When a young university graduate boasted on social media how he got a public rental flat by pretending to be poor, he highlighted loopholes in a system that has been exploited for years with the government unable to do anything about them.
The crux of the problem lies in a “means test” that is neither a test nor a way to gauge an applicant’s ability to pay rent.
The theory is that if an applicant makes less than HK$9,670 a month, he or she can’t afford to rent a private apartment, so a public rental flat is the answer and the government can make such flats available.
That’s the theory. The reality is different because cheats can easily game the system.
The young university graduate did it methodically, following his own rules:
1) Never sign a permanent employment contract. Do several part-time jobs at the same time.
2) Insist on getting your salary in cash. Your bank account should not show a significant balance.
3) Apply for a public rental flat as soon as you’re old enough.
4) Never be a co-owner of your parents’ assets.
In fact, the 25-year-old is from a relatively well-off family, he told the Hong Kong Economic Journal Monthly.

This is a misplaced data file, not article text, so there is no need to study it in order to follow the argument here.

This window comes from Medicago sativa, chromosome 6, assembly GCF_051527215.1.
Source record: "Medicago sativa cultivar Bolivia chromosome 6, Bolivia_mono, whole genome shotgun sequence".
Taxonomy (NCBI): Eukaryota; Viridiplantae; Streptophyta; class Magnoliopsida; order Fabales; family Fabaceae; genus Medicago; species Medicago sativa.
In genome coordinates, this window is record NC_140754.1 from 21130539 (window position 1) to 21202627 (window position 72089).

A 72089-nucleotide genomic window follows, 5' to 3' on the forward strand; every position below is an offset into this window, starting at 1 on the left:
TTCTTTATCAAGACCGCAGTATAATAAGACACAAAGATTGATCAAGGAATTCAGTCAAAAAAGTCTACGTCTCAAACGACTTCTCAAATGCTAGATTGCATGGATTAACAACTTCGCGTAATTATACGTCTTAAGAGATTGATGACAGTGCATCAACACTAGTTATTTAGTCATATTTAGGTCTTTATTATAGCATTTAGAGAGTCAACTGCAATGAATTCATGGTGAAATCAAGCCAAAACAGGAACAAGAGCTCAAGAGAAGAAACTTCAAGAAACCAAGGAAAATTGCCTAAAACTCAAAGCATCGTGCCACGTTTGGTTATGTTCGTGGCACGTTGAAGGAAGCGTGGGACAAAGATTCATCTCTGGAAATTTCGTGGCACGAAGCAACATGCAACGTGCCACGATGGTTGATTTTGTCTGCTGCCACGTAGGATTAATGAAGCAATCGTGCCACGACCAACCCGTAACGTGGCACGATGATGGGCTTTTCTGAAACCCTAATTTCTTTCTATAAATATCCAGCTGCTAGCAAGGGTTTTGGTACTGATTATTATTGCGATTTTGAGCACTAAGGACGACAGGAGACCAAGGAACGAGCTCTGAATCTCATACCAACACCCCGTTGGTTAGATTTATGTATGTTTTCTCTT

He works for the family business which runs six retail outlets across Hong Kong.
Within three years of graduation from a local university, he secured a public rental flat after being included in the Housing Authority’s express allocation scheme.
Interestingly, there were 255,800 applicants in the queue, a record at the time that he received his allocation — a 300-square foot flat on Hong Kong Island — in June last year.
Others have had a similarly easy time.
They say the best time to apply is just after you turn 18 when you still have no income to declare and the best way to do it is with an elderly family member who gets priority in the government’s points quota system.
If you happen to be employed, you can quit your job in time for the means test by checking an online service that lets you track the progress of your application.
But why go through all the trouble?
The ultimate aim, apparently, is not to get a public rental flat and pay lower rent but to get ahead of other applicants for private flats under the Home Ownership Scheme (HOS).
As public rental housing tenants, they get first crack at HOS flats which are a real bargain.
For instance, an 800 square foot, three-bedroom unit in Tin Shing Court, a large estate above the Tin Shui Wai MTR station and light rail interchange, goes for just at HK$2 million. By comparison, a similar flat in YOHO Town in Yuen Long costs HK$6 million.
It’s little surprise many younger prospective buyers are taking this route to home ownership at the expense of people with genuine housing needs.
Government figures show there are 70,000 applicants on the waiting list for public rental housing aged between 18 and 29, about 45,000 of whom have post-secondary or tertiary education.
Stanley Wong, chairman of the Housing Authority’s subsidized housing committee, admits there are cases in which applicants cheat the means test “but the committee cannot do anything about it”.
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